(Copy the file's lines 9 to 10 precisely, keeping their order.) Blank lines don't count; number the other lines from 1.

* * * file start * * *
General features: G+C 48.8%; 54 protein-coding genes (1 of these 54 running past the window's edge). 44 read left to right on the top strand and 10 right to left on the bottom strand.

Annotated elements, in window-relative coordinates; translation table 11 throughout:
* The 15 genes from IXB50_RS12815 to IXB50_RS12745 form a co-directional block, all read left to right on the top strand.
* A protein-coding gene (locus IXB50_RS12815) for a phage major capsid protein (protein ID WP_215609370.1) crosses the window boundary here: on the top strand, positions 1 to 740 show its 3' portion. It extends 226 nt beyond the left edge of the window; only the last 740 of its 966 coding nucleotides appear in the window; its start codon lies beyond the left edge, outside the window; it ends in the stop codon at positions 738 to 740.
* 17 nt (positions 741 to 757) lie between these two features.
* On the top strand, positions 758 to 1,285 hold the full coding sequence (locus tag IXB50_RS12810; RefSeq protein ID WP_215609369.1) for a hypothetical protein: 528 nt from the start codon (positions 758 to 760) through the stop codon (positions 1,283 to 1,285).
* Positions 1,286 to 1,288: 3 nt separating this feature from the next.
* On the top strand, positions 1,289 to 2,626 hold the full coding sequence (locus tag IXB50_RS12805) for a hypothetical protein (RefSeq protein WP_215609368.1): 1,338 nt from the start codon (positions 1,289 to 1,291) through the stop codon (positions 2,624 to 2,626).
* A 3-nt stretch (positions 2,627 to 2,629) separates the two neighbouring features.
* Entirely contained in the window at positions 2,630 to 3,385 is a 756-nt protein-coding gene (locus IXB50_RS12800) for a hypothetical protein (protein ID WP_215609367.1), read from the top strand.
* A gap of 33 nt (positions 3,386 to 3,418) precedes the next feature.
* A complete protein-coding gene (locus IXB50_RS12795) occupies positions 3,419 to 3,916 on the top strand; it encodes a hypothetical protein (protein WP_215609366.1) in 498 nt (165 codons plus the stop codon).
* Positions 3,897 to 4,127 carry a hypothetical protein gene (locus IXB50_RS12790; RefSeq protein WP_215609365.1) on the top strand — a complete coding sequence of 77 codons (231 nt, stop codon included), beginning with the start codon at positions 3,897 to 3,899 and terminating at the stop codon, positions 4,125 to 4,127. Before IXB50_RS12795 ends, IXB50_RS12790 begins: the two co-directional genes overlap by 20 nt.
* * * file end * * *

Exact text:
* A 3-nt stretch (positions 2,627 to 2,629) separates the two neighbouring features.
* Entirely contained in the window at positions 2,630 to 3,385 is a 756-nt protein-coding gene (locus IXB50_RS12800) for a hypothetical protein (protein ID WP_215609367.1), read from the top strand.